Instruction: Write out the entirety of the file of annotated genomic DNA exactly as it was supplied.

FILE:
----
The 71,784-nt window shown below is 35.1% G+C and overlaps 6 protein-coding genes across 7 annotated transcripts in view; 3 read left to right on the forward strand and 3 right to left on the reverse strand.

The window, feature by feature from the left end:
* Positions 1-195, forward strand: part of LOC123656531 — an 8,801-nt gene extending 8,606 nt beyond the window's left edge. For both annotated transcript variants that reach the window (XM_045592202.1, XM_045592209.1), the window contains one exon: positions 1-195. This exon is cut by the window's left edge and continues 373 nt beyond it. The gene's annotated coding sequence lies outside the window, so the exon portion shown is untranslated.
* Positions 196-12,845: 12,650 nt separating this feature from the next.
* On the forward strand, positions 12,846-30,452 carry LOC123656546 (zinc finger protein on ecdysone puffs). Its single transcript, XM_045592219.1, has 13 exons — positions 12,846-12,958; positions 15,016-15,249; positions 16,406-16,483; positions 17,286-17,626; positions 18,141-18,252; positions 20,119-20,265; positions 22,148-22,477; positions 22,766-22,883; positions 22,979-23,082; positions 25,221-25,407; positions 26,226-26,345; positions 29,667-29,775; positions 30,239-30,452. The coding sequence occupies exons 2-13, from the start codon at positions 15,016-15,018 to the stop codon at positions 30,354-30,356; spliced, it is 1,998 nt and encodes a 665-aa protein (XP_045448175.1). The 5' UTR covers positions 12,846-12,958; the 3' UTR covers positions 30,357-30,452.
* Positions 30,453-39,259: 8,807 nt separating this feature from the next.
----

The 71,784-nt window shown below is 35.1% G+C and overlaps 6 protein-coding genes across 7 annotated transcripts in view; 3 read left to right on the forward strand and 3 right to left on the reverse strand.

The window, feature by feature from the left end:
* Positions 1-195, forward strand: part of LOC123656531 — an 8,801-nt gene extending 8,606 nt beyond the window's left edge. For both annotated transcript variants that reach the window (XM_045592202.1, XM_045592209.1), the window contains one exon: positions 1-195. This exon is cut by the window's left edge and continues 373 nt beyond it. The gene's annotated coding sequence lies outside the window, so the exon portion shown is untranslated.
* Positions 196-12,845: 12,650 nt separating this feature from the next.
* On the forward strand, positions 12,846-30,452 carry LOC123656546 (zinc finger protein on ecdysone puffs). Its single transcript, XM_045592219.1, has 13 exons — positions 12,846-12,958; positions 15,016-15,249; positions 16,406-16,483; positions 17,286-17,626; positions 18,141-18,252; positions 20,119-20,265; positions 22,148-22,477; positions 22,766-22,883; positions 22,979-23,082; positions 25,221-25,407; positions 26,226-26,345; positions 29,667-29,775; positions 30,239-30,452. The coding sequence occupies exons 2-13, from the start codon at positions 15,016-15,018 to the stop codon at positions 30,354-30,356; spliced, it is 1,998 nt and encodes a 665-aa protein (XP_045448175.1). The 5' UTR covers positions 12,846-12,958; the 3' UTR covers positions 30,357-30,452.
* Positions 30,453-39,259: 8,807 nt separating this feature from the next.